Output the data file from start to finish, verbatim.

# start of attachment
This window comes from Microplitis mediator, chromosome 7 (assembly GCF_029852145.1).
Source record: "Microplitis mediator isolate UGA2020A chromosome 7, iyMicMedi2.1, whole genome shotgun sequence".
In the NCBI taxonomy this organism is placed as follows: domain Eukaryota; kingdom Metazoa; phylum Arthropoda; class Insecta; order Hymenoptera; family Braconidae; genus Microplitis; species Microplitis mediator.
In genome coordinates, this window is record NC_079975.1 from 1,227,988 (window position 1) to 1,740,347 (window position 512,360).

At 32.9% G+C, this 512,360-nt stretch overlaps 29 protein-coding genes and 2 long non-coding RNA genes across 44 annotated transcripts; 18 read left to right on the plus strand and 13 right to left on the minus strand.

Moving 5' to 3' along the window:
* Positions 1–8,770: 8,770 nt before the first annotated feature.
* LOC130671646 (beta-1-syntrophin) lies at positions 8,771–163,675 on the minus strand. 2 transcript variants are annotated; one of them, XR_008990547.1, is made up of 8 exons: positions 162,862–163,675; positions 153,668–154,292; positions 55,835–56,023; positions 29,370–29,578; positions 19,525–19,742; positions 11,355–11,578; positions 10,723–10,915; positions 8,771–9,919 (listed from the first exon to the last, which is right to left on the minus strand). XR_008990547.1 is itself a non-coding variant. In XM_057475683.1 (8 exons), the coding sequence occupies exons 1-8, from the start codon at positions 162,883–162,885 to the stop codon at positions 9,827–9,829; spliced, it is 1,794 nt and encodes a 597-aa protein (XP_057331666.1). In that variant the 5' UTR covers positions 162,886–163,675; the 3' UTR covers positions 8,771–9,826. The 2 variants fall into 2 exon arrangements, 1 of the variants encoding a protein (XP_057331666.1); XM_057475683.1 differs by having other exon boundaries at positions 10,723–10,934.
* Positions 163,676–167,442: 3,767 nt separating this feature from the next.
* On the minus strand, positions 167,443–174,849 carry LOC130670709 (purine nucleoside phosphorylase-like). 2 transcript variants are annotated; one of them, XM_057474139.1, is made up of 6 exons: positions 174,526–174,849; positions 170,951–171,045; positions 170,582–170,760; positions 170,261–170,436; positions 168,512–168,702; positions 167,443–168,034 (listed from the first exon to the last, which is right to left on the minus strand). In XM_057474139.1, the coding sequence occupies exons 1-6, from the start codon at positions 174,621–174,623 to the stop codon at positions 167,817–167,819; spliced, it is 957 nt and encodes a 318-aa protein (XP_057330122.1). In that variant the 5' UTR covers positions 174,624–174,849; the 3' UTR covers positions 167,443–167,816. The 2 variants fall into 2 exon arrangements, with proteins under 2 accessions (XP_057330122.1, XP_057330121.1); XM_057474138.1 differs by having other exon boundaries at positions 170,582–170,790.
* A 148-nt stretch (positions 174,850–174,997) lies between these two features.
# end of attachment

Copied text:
This window comes from Microplitis mediator, chromosome 7 (assembly GCF_029852145.1).
Source record: "Microplitis mediator isolate UGA2020A chromosome 7, iyMicMedi2.1, whole genome shotgun sequence".
In the NCBI taxonomy this organism is placed as follows: domain Eukaryota; kingdom Metazoa; phylum Arthropoda; class Insecta; order Hymenoptera; family Braconidae; genus Microplitis; species Microplitis mediator.
In genome coordinates, this window is record NC_079975.1 from 1,227,988 (window position 1) to 1,740,347 (window position 512,360).

At 32.9% G+C, this 512,360-nt stretch overlaps 29 protein-coding genes and 2 long non-coding RNA genes across 44 annotated transcripts; 18 read left to right on the plus strand and 13 right to left on the minus strand.

Moving 5' to 3' along the window:
* Positions 1–8,770: 8,770 nt before the first annotated feature.
* LOC130671646 (beta-1-syntrophin) lies at positions 8,771–163,675 on the minus strand. 2 transcript variants are annotated; one of them, XR_008990547.1, is made up of 8 exons: positions 162,862–163,675; positions 153,668–154,292; positions 55,835–56,023; positions 29,370–29,578; positions 19,525–19,742; positions 11,355–11,578; positions 10,723–10,915; positions 8,771–9,919 (listed from the first exon to the last, which is right to left on the minus strand). XR_008990547.1 is itself a non-coding variant. In XM_057475683.1 (8 exons), the coding sequence occupies exons 1-8, from the start codon at positions 162,883–162,885 to the stop codon at positions 9,827–9,829; spliced, it is 1,794 nt and encodes a 597-aa protein (XP_057331666.1). In that variant the 5' UTR covers positions 162,886–163,675; the 3' UTR covers positions 8,771–9,826. The 2 variants fall into 2 exon arrangements, 1 of the variants encoding a protein (XP_057331666.1); XM_057475683.1 differs by having other exon boundaries at positions 10,723–10,934.
* Positions 163,676–167,442: 3,767 nt separating this feature from the next.
* On the minus strand, positions 167,443–174,849 carry LOC130670709 (purine nucleoside phosphorylase-like). 2 transcript variants are annotated; one of them, XM_057474139.1, is made up of 6 exons: positions 174,526–174,849; positions 170,951–171,045; positions 170,582–170,760; positions 170,261–170,436; positions 168,512–168,702; positions 167,443–168,034 (listed from the first exon to the last, which is right to left on the minus strand). In XM_057474139.1, the coding sequence occupies exons 1-6, from the start codon at positions 174,621–174,623 to the stop codon at positions 167,817–167,819; spliced, it is 957 nt and encodes a 318-aa protein (XP_057330122.1). In that variant the 5' UTR covers positions 174,624–174,849; the 3' UTR covers positions 167,443–167,816. The 2 variants fall into 2 exon arrangements, with proteins under 2 accessions (XP_057330122.1, XP_057330121.1); XM_057474138.1 differs by having other exon boundaries at positions 170,582–170,790.
* A 148-nt stretch (positions 174,850–174,997) lies between these two features.